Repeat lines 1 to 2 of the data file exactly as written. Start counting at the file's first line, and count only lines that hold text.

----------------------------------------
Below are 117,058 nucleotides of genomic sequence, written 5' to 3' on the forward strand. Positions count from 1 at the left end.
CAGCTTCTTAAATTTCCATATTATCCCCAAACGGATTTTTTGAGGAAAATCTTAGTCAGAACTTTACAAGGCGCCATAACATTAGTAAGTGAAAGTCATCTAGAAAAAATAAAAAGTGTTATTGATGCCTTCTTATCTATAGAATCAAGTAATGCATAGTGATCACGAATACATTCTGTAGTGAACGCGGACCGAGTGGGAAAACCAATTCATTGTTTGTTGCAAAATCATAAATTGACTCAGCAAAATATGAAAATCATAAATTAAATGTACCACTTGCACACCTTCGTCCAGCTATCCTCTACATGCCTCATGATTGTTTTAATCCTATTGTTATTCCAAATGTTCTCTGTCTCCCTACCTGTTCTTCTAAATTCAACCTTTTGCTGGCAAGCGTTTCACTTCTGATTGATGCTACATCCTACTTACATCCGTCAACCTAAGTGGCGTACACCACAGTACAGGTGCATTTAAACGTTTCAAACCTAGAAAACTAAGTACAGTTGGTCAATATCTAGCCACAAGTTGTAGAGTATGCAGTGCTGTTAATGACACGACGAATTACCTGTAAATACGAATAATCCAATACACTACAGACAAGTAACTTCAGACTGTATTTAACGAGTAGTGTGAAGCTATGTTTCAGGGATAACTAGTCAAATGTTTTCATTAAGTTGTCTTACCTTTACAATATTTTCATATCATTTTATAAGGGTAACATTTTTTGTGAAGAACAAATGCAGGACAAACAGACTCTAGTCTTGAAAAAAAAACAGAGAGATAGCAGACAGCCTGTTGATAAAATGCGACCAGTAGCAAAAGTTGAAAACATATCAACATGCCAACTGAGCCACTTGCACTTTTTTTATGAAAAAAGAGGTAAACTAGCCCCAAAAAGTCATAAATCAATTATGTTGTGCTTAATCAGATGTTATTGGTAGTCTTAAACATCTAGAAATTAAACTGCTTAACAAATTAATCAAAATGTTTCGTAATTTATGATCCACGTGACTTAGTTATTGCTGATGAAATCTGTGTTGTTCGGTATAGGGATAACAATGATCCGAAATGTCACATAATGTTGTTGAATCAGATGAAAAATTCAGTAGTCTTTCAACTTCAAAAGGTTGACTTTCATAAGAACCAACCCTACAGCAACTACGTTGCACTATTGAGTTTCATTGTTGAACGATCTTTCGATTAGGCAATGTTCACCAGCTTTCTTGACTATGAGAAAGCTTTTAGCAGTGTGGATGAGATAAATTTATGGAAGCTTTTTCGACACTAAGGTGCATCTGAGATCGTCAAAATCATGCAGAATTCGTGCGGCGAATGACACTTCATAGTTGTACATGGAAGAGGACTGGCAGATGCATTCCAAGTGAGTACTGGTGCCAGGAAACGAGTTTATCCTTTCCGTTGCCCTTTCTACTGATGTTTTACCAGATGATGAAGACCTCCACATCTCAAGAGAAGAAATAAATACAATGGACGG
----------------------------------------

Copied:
Below are 117,058 nucleotides of genomic sequence, written 5' to 3' on the forward strand. Positions count from 1 at the left end.
CAGCTTCTTAAATTTCCATATTATCCCCAAACGGATTTTTTGAGGAAAATCTTAGTCAGAACTTTACAAGGCGCCATAACATTAGTAAGTGAAAGTCATCTAGAAAAAATAAAAAGTGTTATTGATGCCTTCTTATCTATAGAATCAAGTAATGCATAGTGATCACGAATACATTCTGTAGTGAACGCGGACCGAGTGGGAAAACCAATTCATTGTTTGTTGCAAAATCATAAATTGACTCAGCAAAATATGAAAATCATAAATTAAATGTACCACTTGCACACCTTCGTCCAGCTATCCTCTACATGCCTCATGATTGTTTTAATCCTATTGTTATTCCAAATGTTCTCTGTCTCCCTACCTGTTCTTCTAAATTCAACCTTTTGCTGGCAAGCGTTTCACTTCTGATTGATGCTACATCCTACTTACATCCGTCAACCTAAGTGGCGTACACCACAGTACAGGTGCATTTAAACGTTTCAAACCTAGAAAACTAAGTACAGTTGGTCAATATCTAGCCACAAGTTGTAGAGTATGCAGTGCTGTTAATGACACGACGAATTACCTGTAAATACGAATAATCCAATACACTACAGACAAGTAACTTCAGACTGTATTTAACGAGTAGTGTGAAGCTATGTTTCAGGGATAACTAGTCAAATGTTTTCATTAAGTTGTCTTACCTTTACAATATTTTCATATCATTTTATAAGGGTAACATTTTTTGTGAAGAACAAATGCAGGACAAACAGACTCTAGTCTTGAAAAAAAAACAGAGAGATAGCAGACAGCCTGTTGATAAAATGCGACCAGTAGCAAAAGTTGAAAACATATCAACATGCCAACTGAGCCACTTGCACTTTTTTTATGAAAAAAGAGGTAAACTAGCCCCAAAAAGTCATAAATCAATTATGTTGTGCTTAATCAGATGTTATTGGTAGTCTTAAACATCTAGAAATTAAACTGCTTAACAAATTAATCAAAATGTTTCGTAATTTATGATCCACGTGACTTAGTTATTGCTGATGAAATCTGTGTTGTTCGGTATAGGGATAACAATGATCCGAAATGTCACATAATGTTGTTGAATCAGATGAAAAATTCAGTAGTCTTTCAACTTCAAAAGGTTGACTTTCATAAGAACCAACCCTACAGCAACTACGTTGCACTATTGAGTTTCATTGTTGAACGATCTTTCGATTAGGCAATGTTCACCAGCTTTCTTGACTATGAGAAAGCTTTTAGCAGTGTGGATGAGATAAATTTATGGAAGCTTTTTCGACACTAAGGTGCATCTGAGATCGTCAAAATCATGCAGAATTCGTGCGGCGAATGACACTTCATAGTTGTACATGGAAGAGGACTGGCAGATGCATTCCAAGTGAGTACTGGTGCCAGGAAACGAGTTTATCCTTTCCGTTGCCCTTTCTACTGATGTTTTACCAGATGATGAAGACCTCCACATCTCAAGAGAAGAAATAAATACAATGGACGG